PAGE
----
The Obama administration recently informed Congress of plans to launch its first round of trade talks. In March, it will start negotiations with a group of Asian-Pacific nations, perhaps with an eye toward striking a deal at a 2011 summit in Hawaii.
That’s all well and good. The United States has seen its market share slip in Asia. Removing trade barriers would boost exports for U.S. manufacturers and farmers and create jobs for American workers.
Yet the White House can’t sell this potential accord at home or abroad because President Obama lacks an indispensable legislative tool. Congressional Republicans should lead an effort to give it to him.
In the 1990s, when Bill Clinton was president, this tool was called “fast track.” In the decade that has just passed, it went by “trade promotion authority.” Whatever the name, the concept is simple: It requires trade agreements to go before Congress for an up-or-down vote, and Congress has a time-certain for that vote.
Every president since Gerald Ford has had this power--until now. Obama is the first not to possess it. Trade promotion authority expired on the watch of George W. Bush and Democrats in Congress refused to renew it.
The GOP should push to restore it, finding allies on the other side of the congressional aisle and working in cooperation with the White House.
Republicans fell from power because voters lost confidence in their ability to govern. As they try to reboot in 2010--possibly with a serious bid for control of the House of Representatives--they would be wise to identify opportunities in which they can demonstrate bipartisan leadership.
Free trade is about more than political advantage, of course. It’s for the good of the country. Unfortunately, without this special legislative mechanism, the president’s ability to negotiate new agreements is neutered.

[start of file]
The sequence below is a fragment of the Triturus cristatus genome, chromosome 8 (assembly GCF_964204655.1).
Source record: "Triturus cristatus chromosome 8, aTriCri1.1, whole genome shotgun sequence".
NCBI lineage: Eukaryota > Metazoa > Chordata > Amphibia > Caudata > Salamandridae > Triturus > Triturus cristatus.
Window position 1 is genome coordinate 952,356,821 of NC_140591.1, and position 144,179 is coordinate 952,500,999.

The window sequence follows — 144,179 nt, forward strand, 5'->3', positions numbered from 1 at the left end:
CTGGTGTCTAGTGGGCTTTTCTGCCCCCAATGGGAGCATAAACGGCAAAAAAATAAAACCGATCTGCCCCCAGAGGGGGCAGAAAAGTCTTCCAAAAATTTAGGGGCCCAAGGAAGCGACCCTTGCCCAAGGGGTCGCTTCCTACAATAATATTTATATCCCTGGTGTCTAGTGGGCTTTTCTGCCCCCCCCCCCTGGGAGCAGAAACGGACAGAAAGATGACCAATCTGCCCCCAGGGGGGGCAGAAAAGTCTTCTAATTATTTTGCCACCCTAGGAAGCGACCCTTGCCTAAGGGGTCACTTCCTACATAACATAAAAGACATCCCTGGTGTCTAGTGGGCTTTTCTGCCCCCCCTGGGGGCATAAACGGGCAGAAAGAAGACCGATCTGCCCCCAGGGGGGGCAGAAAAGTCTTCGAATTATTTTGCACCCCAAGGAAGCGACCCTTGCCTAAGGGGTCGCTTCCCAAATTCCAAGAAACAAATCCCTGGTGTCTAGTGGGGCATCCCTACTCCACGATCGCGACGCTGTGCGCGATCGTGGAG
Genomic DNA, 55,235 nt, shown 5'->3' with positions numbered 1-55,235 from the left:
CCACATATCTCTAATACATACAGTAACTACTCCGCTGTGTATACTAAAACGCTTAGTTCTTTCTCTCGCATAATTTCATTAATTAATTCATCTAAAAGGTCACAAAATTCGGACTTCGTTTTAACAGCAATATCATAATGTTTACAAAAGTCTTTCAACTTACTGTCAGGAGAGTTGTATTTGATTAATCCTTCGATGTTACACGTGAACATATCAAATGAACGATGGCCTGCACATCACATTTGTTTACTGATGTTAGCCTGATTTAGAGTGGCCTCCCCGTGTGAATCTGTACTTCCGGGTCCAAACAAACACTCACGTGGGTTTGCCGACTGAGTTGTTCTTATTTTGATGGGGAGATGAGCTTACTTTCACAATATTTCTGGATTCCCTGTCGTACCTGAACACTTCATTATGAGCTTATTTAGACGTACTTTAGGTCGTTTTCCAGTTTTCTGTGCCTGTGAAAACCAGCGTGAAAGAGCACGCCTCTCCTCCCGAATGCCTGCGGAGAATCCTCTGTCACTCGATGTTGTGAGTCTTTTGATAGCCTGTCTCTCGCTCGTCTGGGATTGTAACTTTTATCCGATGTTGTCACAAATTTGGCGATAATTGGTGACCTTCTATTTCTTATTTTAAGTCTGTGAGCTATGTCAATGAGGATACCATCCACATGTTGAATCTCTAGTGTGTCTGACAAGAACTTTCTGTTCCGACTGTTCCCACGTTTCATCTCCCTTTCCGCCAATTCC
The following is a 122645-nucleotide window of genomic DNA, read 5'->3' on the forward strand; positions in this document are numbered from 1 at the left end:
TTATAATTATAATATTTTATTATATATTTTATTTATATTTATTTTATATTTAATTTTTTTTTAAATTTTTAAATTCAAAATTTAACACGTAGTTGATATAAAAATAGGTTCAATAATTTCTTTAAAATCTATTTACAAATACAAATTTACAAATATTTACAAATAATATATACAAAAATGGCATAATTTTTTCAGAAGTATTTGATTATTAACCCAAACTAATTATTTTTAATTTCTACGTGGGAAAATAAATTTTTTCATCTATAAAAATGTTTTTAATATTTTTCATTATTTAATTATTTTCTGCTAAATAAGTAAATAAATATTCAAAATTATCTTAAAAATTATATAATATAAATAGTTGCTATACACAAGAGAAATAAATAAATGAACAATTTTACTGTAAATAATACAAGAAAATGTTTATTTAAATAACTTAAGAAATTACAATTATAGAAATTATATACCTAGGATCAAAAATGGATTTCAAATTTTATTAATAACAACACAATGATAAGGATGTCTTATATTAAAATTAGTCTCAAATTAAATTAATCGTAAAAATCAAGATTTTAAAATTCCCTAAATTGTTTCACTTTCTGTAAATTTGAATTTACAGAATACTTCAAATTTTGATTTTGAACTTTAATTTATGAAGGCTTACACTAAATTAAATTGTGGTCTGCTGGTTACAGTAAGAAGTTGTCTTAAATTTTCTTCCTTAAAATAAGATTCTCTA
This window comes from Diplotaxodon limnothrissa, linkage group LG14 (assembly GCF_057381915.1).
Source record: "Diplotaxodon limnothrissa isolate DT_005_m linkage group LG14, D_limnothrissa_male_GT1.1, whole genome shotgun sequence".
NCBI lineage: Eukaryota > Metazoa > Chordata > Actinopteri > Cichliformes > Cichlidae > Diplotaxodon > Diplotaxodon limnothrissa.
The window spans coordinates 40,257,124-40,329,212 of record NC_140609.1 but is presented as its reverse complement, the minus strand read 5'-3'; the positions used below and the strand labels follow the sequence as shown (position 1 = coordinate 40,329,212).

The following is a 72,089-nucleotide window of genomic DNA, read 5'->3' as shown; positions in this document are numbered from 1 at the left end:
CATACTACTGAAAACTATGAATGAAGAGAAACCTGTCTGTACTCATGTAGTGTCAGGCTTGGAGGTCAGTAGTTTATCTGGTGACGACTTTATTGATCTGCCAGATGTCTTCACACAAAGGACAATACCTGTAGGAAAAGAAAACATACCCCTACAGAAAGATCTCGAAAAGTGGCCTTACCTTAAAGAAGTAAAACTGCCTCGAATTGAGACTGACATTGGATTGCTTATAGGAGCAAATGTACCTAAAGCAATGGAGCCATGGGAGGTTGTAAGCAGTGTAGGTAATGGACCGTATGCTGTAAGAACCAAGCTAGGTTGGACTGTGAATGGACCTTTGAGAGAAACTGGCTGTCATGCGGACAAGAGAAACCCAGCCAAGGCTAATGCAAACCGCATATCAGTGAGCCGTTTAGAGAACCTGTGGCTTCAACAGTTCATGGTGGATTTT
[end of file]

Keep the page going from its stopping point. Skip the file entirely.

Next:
Imagine trying to buy a car from a dealership. Once you’ve finished the haggling, the sales representative usually has to get a manager’s consent. This is essentially the role Congress plays: It has to approve any pact negotiated by the executive branch.
The difficulty with Congress is that it’s made up of 535 managers--or, perhaps more accurately, micromanagers. Their instinct is not merely to approve or disapprove. Just as they routinely lard up legislation with earmarks, they would tinker with trade agreements. It would become virtually impossible to conclude anything.
Parliamentary governments avoid this problem. Prime ministers can enforce their will on backbenchers. This is not the case in the United States, with its form of divided government.
Other countries know this. They won’t negotiate seriously with the United States without knowing that it has an effective method for getting a final agreement through Congress.
It may make sense to come up with a new name for this legislative tool. Former U.S. trade diplomat Carla Hills once joked that “fast track” was a lousy term because trade talks were never fast and they were rarely on track. I’ve never cared for “trade promotion authority.” It sounds like an obscure federal agency.
How about the Bipartisan Trade Initiative? Or the Congressional Export Opportunity Review? Or Dean Kleckner’s Bright Idea?
Now you know why I didn’t pursue a career in advertising: Someone with a mind for marketing probably can do a lot better. The important thing is to get the policy right. As Shakespeare might have said, a legislative trade tool by any other name is just as useful.
The Obama administration’s plan to pursue a trade deal with the Trans-Pacific Partnership is wise. It’s also bold. Many of the president’s fellow Democrats will oppose him because they are beholden to the special-interest protectionism of Big Labor. If a new trade agreement is to become a reality, Obama will need help from Republicans.
The best trade agreements are win-win opportunities for all of the partners involved. So is trade legislation, but only if the White House and congressional Republicans have the foresight and courage to set aside their differences and take it up.
Dean Kleckner, an Iowa farmer, chairs Truth About Trade & Technology. www.truthabouttrade.org